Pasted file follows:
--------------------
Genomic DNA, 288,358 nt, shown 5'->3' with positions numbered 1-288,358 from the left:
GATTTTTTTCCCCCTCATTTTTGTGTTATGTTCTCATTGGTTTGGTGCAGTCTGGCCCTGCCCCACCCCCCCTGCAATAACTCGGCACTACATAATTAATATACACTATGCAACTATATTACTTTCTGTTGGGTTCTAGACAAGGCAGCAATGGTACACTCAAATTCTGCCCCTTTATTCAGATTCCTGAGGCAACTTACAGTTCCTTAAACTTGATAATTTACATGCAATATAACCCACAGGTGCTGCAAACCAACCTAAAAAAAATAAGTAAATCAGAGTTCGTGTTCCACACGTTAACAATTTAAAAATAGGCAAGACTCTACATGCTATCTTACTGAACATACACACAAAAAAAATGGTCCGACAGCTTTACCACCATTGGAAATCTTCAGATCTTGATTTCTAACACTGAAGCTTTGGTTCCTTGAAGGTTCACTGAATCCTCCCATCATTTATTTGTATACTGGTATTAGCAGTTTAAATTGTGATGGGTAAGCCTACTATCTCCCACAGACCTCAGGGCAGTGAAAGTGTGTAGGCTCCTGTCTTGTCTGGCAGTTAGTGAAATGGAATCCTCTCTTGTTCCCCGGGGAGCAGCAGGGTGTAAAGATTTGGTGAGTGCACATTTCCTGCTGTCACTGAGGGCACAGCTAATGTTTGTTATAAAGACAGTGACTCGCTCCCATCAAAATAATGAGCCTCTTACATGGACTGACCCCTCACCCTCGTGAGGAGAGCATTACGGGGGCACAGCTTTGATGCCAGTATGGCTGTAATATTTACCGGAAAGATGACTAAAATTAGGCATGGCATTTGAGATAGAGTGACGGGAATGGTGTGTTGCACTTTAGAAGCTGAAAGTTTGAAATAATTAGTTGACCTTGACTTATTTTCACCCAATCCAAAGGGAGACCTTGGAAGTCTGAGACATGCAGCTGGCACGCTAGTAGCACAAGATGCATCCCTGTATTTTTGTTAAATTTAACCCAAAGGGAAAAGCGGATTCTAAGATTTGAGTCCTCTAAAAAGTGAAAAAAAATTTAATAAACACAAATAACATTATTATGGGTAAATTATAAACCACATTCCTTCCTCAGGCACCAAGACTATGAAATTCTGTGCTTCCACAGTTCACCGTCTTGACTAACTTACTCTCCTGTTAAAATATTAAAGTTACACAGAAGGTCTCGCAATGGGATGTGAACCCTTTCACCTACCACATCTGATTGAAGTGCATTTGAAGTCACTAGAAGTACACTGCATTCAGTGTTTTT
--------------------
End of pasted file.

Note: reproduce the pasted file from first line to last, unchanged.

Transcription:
Genomic DNA, 288,358 nt, shown 5'->3' with positions numbered 1-288,358 from the left:
GATTTTTTTCCCCCTCATTTTTGTGTTATGTTCTCATTGGTTTGGTGCAGTCTGGCCCTGCCCCACCCCCCCTGCAATAACTCGGCACTACATAATTAATATACACTATGCAACTATATTACTTTCTGTTGGGTTCTAGACAAGGCAGCAATGGTACACTCAAATTCTGCCCCTTTATTCAGATTCCTGAGGCAACTTACAGTTCCTTAAACTTGATAATTTACATGCAATATAACCCACAGGTGCTGCAAACCAACCTAAAAAAAATAAGTAAATCAGAGTTCGTGTTCCACACGTTAACAATTTAAAAATAGGCAAGACTCTACATGCTATCTTACTGAACATACACACAAAAAAAATGGTCCGACAGCTTTACCACCATTGGAAATCTTCAGATCTTGATTTCTAACACTGAAGCTTTGGTTCCTTGAAGGTTCACTGAATCCTCCCATCATTTATTTGTATACTGGTATTAGCAGTTTAAATTGTGATGGGTAAGCCTACTATCTCCCACAGACCTCAGGGCAGTGAAAGTGTGTAGGCTCCTGTCTTGTCTGGCAGTTAGTGAAATGGAATCCTCTCTTGTTCCCCGGGGAGCAGCAGGGTGTAAAGATTTGGTGAGTGCACATTTCCTGCTGTCACTGAGGGCACAGCTAATGTTTGTTATAAAGACAGTGACTCGCTCCCATCAAAATAATGAGCCTCTTACATGGACTGACCCCTCACCCTCGTGAGGAGAGCATTACGGGGGCACAGCTTTGATGCCAGTATGGCTGTAATATTTACCGGAAAGATGACTAAAATTAGGCATGGCATTTGAGATAGAGTGACGGGAATGGTGTGTTGCACTTTAGAAGCTGAAAGTTTGAAATAATTAGTTGACCTTGACTTATTTTCACCCAATCCAAAGGGAGACCTTGGAAGTCTGAGACATGCAGCTGGCACGCTAGTAGCACAAGATGCATCCCTGTATTTTTGTTAAATTTAACCCAAAGGGAAAAGCGGATTCTAAGATTTGAGTCCTCTAAAAAGTGAAAAAAAATTTAATAAACACAAATAACATTATTATGGGTAAATTATAAACCACATTCCTTCCTCAGGCACCAAGACTATGAAATTCTGTGCTTCCACAGTTCACCGTCTTGACTAACTTACTCTCCTGTTAAAATATTAAAGTTACACAGAAGGTCTCGCAATGGGATGTGAACCCTTTCACCTACCACATCTGATTGAAGTGCATTTGAAGTCACTAGAAGTACACTGCATTCAGTGTTTTT